Clinical Trials in Psychopharmacology: A Better Brain
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Although clinical trials were virtually unheard of in psychiatry for many years, they are now the gold standard for judging whether drugs are safe and useful. But should they be? What is the true status of clinical trials? Even when they ostensibly demonstrate a benefit of a certain treatment, the strict patient selection criteria, poor compliance and high drop-out rate leave the conclusions open to question. Are the new treatments really better or more cost-effective than the old? Do they have fewer side effects?
In this book the authors take a critical look at recent developments and present a series of trenchant and challenging observations. Section I examines the significant changes in law and the regulatory environment that have occurred during the past ten years. Has fossilization handicapped the US Food and Drug Administration in promoting treatment advances? How can the plethora of findings be regulated? This is particularly pertinent in genomic studies and there are two chapters addressing the impact of genomics on psychiatric research. This section also addresses the role of women in drug trials – a group long excluded but now demanding a part, for without testing how can optimal treatments be devised?
The next two Sections highlight clinical trials in the major areas of psychiatric pharmacological treatment, including Mood Disorders, especially Bipolar, Anxiety Disorders, and addictions. Chapters on pharmacological treatments for Eating Disorders, Attention Deficit Disorder, Autism and Asperger’s Syndrome, and Impulse Control Disorder represent the latest thinking on these subjects.
The final Section contains a consummate example of out-of-the [Western]- box thinking, namely consideration of herbal medicines – used by a large number of patients, with or without medical supervision. We conclude with a close look at the problem of side effects, then selected thoughts about methodology.
Clearly written, the text provides immediate access to new developments across the spectrum of drug testing. Clinical Trials in Psychopharmacology: A Better Brain is provocative reading for psychiatrists, pharmacologists and all those interested in improved drug treatments for patients with mental illness.
- Raises questions about the conduct of trials and the credibility of their outcomes that are relevant not just in psychiatry but all areas of medicine
- Discusses the ethical problems in assessing outcomes in humans, including children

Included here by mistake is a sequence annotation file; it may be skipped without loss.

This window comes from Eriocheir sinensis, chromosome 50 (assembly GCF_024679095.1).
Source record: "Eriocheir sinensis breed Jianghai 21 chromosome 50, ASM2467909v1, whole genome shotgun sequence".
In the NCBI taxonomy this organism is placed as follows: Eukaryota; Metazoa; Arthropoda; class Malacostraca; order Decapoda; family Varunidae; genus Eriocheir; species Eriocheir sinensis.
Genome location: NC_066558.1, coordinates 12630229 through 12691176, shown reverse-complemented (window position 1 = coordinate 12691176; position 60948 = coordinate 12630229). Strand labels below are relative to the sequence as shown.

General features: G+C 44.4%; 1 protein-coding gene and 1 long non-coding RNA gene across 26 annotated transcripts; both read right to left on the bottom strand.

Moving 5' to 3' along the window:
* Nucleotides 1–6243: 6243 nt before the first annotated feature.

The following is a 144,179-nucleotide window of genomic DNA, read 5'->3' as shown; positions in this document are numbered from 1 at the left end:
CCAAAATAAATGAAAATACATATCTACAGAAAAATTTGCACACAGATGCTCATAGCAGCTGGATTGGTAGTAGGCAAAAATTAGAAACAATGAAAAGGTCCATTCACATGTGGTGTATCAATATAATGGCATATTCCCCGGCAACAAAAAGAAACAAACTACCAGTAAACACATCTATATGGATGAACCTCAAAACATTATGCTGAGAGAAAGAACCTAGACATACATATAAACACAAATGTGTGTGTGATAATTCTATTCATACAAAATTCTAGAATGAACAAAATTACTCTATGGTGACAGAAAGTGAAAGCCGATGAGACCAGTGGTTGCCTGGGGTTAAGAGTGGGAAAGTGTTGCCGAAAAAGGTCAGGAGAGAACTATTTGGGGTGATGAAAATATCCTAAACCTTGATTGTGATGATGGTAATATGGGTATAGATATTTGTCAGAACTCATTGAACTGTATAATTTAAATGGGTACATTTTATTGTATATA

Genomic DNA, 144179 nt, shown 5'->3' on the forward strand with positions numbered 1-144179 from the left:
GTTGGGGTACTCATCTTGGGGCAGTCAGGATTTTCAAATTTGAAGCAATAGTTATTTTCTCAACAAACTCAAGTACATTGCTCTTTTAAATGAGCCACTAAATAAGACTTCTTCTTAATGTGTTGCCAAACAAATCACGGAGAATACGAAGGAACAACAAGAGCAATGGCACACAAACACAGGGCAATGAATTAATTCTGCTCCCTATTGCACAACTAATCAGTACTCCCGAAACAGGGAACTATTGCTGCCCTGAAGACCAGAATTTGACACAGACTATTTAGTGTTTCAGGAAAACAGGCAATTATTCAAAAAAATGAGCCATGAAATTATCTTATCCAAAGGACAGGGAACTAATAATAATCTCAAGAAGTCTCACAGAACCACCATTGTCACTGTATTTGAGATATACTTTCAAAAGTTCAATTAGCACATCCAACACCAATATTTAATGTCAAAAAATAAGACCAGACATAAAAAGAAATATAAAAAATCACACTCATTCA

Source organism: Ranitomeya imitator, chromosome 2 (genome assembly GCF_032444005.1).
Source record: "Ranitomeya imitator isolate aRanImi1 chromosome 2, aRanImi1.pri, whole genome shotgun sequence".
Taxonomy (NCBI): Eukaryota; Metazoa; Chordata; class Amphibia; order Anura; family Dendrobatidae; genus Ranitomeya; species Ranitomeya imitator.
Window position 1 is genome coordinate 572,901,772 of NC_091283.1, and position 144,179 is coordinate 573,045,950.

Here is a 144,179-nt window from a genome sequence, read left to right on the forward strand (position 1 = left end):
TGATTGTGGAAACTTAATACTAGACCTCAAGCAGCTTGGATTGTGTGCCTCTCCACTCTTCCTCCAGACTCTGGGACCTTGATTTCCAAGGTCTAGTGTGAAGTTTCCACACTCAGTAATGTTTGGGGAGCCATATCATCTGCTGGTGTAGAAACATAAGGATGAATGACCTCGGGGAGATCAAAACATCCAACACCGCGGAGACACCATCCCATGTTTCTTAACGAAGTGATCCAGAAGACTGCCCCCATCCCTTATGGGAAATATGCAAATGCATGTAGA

mortality is the endpoint for determining suicide (and it is clearly, by far, the best), the difference between simply tallying the number of deaths versus the number of suicides is an enormous gulf. The moment a death is deemed a suicide, the statement implies a reasonable likelihood of intent. Unfortunately, there is a vast, murky literature about determining the seriousness of intent. Many claims have been made about the ability of a variety of questionnaires, especially before-the-fact, to
series of clinical papers appeared which reviewed a variety of trials of antidepressants for treatment of children and adolescents diagnosed with depression in various guises. This was a noteworthy and valuable area in which to work because, for many years, antidepressants simply were not tested in anyone but adults during clinical trials toward drug licensure. On the one hand, the reasoning was that minors are too vulnerable and should not be subjected to unconﬁrmed experimental treatments.
antispsychotics (risperidone, olanzapine, ziprasidone and aripiprazole) [90, 91]; dopamine agonists (pramipexole) ; and others (pindolol, psychostimulants, buspirone, modaﬁnil, testosterone and estrogens) . The drugs most commonly used for augmentation are lithium and thyroid hormones (T3). Some non-pharmacologic treatments of resistant depression have been studied: electroconvulsivotherapy (possibly the most effective treatment for resistant depression with higher response rates than
depressive and anxiety disorders  found no group difference between African American, Asian Americans and Latinos. Finally, it should be noted that ethnic minorities tend to dropout from pharmacological trials more often, even if the reasons are not clear . Clinical evidence is therefore still poor for an ethnic difference in efﬁciency and tolerability. However, clinicians should be aware of ethnic pharmacological variability, for example the low metabolism of drugs interacting with the
may experience and the range of treatments they may receive. A better understanding of the complex interplay between effectiveness, safety, quality of life, adherence and resource use should ultimately contribute to improving treatment. Another review  concluded that, notwithstanding the substantial evidence that bipolar disorder is associated with signiﬁcant impairment to functioning and well-being, few clinical trials comparing treatments for bipolar disorder have incorporated